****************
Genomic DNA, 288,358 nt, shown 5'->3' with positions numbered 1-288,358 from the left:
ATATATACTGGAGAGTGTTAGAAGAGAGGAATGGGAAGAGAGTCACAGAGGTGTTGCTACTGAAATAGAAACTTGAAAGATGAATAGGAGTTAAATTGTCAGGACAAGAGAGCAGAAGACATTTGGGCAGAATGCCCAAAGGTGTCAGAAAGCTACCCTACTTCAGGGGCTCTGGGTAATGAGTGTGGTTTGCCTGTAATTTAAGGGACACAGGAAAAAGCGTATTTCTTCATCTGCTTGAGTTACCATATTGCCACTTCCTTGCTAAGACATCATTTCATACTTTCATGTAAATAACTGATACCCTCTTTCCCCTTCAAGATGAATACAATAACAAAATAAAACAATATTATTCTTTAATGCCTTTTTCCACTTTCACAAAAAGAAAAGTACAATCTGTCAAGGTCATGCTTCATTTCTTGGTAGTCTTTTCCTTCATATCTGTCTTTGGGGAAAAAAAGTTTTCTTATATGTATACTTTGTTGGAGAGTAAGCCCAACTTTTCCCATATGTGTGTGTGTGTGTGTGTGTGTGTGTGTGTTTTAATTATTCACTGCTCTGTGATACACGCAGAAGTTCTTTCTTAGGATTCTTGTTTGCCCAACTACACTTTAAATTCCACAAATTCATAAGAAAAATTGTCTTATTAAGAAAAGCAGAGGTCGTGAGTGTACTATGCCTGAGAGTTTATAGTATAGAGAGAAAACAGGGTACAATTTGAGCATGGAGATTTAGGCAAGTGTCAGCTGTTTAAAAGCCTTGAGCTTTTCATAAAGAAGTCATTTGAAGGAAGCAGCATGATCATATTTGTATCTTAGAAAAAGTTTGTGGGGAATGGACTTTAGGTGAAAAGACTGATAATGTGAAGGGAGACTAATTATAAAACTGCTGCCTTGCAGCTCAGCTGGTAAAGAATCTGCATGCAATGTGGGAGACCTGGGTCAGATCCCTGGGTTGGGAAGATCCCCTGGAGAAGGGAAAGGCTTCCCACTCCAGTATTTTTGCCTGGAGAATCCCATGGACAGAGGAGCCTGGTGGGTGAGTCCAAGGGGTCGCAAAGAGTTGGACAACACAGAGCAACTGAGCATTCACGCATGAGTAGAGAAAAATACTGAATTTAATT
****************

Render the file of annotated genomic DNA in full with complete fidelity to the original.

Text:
Genomic DNA, 288,358 nt, shown 5'->3' with positions numbered 1-288,358 from the left:
ATATATACTGGAGAGTGTTAGAAGAGAGGAATGGGAAGAGAGTCACAGAGGTGTTGCTACTGAAATAGAAACTTGAAAGATGAATAGGAGTTAAATTGTCAGGACAAGAGAGCAGAAGACATTTGGGCAGAATGCCCAAAGGTGTCAGAAAGCTACCCTACTTCAGGGGCTCTGGGTAATGAGTGTGGTTTGCCTGTAATTTAAGGGACACAGGAAAAAGCGTATTTCTTCATCTGCTTGAGTTACCATATTGCCACTTCCTTGCTAAGACATCATTTCATACTTTCATGTAAATAACTGATACCCTCTTTCCCCTTCAAGATGAATACAATAACAAAATAAAACAATATTATTCTTTAATGCCTTTTTCCACTTTCACAAAAAGAAAAGTACAATCTGTCAAGGTCATGCTTCATTTCTTGGTAGTCTTTTCCTTCATATCTGTCTTTGGGGAAAAAAAGTTTTCTTATATGTATACTTTGTTGGAGAGTAAGCCCAACTTTTCCCATATGTGTGTGTGTGTGTGTGTGTGTGTGTGTGTTTTAATTATTCACTGCTCTGTGATACACGCAGAAGTTCTTTCTTAGGATTCTTGTTTGCCCAACTACACTTTAAATTCCACAAATTCATAAGAAAAATTGTCTTATTAAGAAAAGCAGAGGTCGTGAGTGTACTATGCCTGAGAGTTTATAGTATAGAGAGAAAACAGGGTACAATTTGAGCATGGAGATTTAGGCAAGTGTCAGCTGTTTAAAAGCCTTGAGCTTTTCATAAAGAAGTCATTTGAAGGAAGCAGCATGATCATATTTGTATCTTAGAAAAAGTTTGTGGGGAATGGACTTTAGGTGAAAAGACTGATAATGTGAAGGGAGACTAATTATAAAACTGCTGCCTTGCAGCTCAGCTGGTAAAGAATCTGCATGCAATGTGGGAGACCTGGGTCAGATCCCTGGGTTGGGAAGATCCCCTGGAGAAGGGAAAGGCTTCCCACTCCAGTATTTTTGCCTGGAGAATCCCATGGACAGAGGAGCCTGGTGGGTGAGTCCAAGGGGTCGCAAAGAGTTGGACAACACAGAGCAACTGAGCATTCACGCATGAGTAGAGAAAAATACTGAATTTAATT